It’s Not About Surviving, It’s About Living!

So often we think about life in terms of befores and afters. On a large scale we talk about life before Columbine, and life after. Life before 911, life after. On July 21, 2008 when I got the news that I had breast cancer, my life became divided into two main chapters, life before cancer and life after.

I had decisions to make and paths to choose. I was lucky to have the support of friends and family. Of course the timing couldn’t have been worse. I know, when is the timing for something like this ever good? My co-author and I were in the midst of writing “Teenage as a Second Language”, my husband had just started traveling frequently for his job, and in addition to my position running the child and adolescent partial programs at the hospital, I had signed on again at Pace University to teach another semester of graduate level psychology at night. Of course there was also my private practice and job as soccer mom. Boy was I frustrated and angry! I mean I did not have time to do this cancer thing!

But, I acclimated. I got used to the idea of minor surgery and then radiation. So much for that! The “minor” surgery resulted in the revelation that radiation would not be enough, I was headed for chemo and more surgery.

So, I made a choice, I let all the anger and frustration fuel me to push forward! I would be damned if I was going to give anything up! I was lucky though, I had a network of wonderful family and friends begging to help me. They all caught on quickly though. You see, it’s no coincidence that my chosen profession is in a helping field. I was used to offering help, not receiving it, not just in my work either. So, they stopped asking me if I needed help and started pushing me to tell them what I needed help with. My next door neighbor and friend, organized a meal drop, my in-laws arrived to watch the kids after every chemo treatment. My own parents, who lived far away came in to take over for several weeks after my surgery. My husband, well he should certainly be sainted! He stepped in and took over the household. Although he was traveling he was able to schedule his trips on my “off” weeks from chemo. My brother and oncologist at Johns Hopkins served as medical liason. He translated the medical stuff I couldn’t begin to try to understand. In addition he kept in touch with my team of doctors. My immediate family, my extended family, they all stepped up with support and love.

The crisis is now long over and the aftermath has been amazing! The lessons I’ve learned are simple, it is not just about surviving, it’s about living! The world seems brighter and more brilliant. I appreciate my family and friends more than ever before. The journey can be difficult but once you know where you are going you learn to truly enjoy the ride!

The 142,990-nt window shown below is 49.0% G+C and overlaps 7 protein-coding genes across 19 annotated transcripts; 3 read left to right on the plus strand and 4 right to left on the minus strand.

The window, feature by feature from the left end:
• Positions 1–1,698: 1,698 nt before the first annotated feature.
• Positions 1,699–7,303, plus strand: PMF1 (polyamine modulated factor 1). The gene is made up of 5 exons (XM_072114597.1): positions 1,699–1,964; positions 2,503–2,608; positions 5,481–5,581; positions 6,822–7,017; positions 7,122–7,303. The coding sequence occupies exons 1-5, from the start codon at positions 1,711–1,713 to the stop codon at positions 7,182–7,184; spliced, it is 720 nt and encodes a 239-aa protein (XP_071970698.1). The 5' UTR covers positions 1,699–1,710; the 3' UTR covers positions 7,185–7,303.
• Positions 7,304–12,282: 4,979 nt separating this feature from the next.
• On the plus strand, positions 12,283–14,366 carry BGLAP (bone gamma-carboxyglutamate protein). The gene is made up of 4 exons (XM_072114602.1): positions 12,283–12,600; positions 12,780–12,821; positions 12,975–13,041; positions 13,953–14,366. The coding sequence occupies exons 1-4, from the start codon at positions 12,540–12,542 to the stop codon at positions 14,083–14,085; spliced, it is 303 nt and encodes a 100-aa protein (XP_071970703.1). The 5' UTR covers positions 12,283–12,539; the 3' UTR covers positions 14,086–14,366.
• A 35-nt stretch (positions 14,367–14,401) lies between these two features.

I used writing as a coping skill during my battle. I leave you all with a piece that really best explains it all. I’m just a woman wearing many hats, playing different roles, a woman who was lucky enough to fight the battle and win.

1 in 8

According to the American Cancer Society, one in 8 women will develop breast cancer in the course of their lifetime.

One in eight.
That’s who I am.
I am the one.
One in eight
Others call me brave and courageous
They say I am amazing!
But they don’t know.
One in eight
I am many things.
I am a wife, a mother, a professional woman
I am
One in eight
I am your daughter, sister, your mother, your next door neighbor.
I am your co-worker, your boss, I am your friend.
I am the soccer mom you chat with while the other team has the ball and your child is playing offense.
I am a professor, a supervisor, a colleague, a peer
I am one in eight
I am the woman to whom you offer support
A card, a family meal, words of encouragement
I am one in eight
I am the one for whom you wear the pink ribbon or walk for the cause
The truth be told
You say what you mean and mean what you say
All the long knowing that I am the one in eight
And behind close doors you talk or whisper amongst yourselves those heartfelt sorrys about me being the one in eight
And in reality what you are thinking, what you may not say out loud, is that
While my strength may inspire you, my will to carry on as if I am not the one, may lead you to tell me and others with whom you talk that I am strong and bold
You are very grateful that you are number two or three while
I
am the one in eight

Dr. Jennifer A. Powell-Lunder is a clinical psychologist specializing in work with children, tweens,teens, and their parents. She is the co-author of Teenage as a Second Language: A Parent’s Guide to Becoming Bilingual and co-creator of www.talkingteenage.com. She is a columnist and contributor on teen issues and is regularly called upon by both national and international media outlets for consultation. Jennifer is a breast cancer survivor who lives by the motto: “It’s not about surviving, it’s about living.”

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